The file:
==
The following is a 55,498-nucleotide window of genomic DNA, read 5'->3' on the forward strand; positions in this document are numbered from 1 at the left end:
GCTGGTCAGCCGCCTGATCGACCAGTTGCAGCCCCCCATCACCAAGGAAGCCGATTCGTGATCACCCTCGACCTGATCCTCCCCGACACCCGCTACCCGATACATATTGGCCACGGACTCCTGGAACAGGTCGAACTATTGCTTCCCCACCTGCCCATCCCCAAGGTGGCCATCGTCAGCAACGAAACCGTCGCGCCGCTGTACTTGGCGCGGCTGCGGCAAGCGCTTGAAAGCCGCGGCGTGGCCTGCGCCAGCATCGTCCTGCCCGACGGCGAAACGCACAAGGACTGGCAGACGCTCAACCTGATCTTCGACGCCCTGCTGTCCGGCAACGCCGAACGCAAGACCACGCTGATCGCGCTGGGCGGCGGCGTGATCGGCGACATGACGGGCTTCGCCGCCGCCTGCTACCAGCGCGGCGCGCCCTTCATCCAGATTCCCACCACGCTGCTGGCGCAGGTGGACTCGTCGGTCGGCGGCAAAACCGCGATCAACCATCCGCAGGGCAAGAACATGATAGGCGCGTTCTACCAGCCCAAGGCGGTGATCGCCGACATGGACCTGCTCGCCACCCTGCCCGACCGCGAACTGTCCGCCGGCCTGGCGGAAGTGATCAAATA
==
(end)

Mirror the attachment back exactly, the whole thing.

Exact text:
The following is a 55,498-nucleotide window of genomic DNA, read 5'->3' on the forward strand; positions in this document are numbered from 1 at the left end:
GCTGGTCAGCCGCCTGATCGACCAGTTGCAGCCCCCCATCACCAAGGAAGCCGATTCGTGATCACCCTCGACCTGATCCTCCCCGACACCCGCTACCCGATACATATTGGCCACGGACTCCTGGAACAGGTCGAACTATTGCTTCCCCACCTGCCCATCCCCAAGGTGGCCATCGTCAGCAACGAAACCGTCGCGCCGCTGTACTTGGCGCGGCTGCGGCAAGCGCTTGAAAGCCGCGGCGTGGCCTGCGCCAGCATCGTCCTGCCCGACGGCGAAACGCACAAGGACTGGCAGACGCTCAACCTGATCTTCGACGCCCTGCTGTCCGGCAACGCCGAACGCAAGACCACGCTGATCGCGCTGGGCGGCGGCGTGATCGGCGACATGACGGGCTTCGCCGCCGCCTGCTACCAGCGCGGCGCGCCCTTCATCCAGATTCCCACCACGCTGCTGGCGCAGGTGGACTCGTCGGTCGGCGGCAAAACCGCGATCAACCATCCGCAGGGCAAGAACATGATAGGCGCGTTCTACCAGCCCAAGGCGGTGATCGCCGACATGGACCTGCTCGCCACCCTGCCCGACCGCGAACTGTCCGCCGGCCTGGCGGAAGTGATCAAATA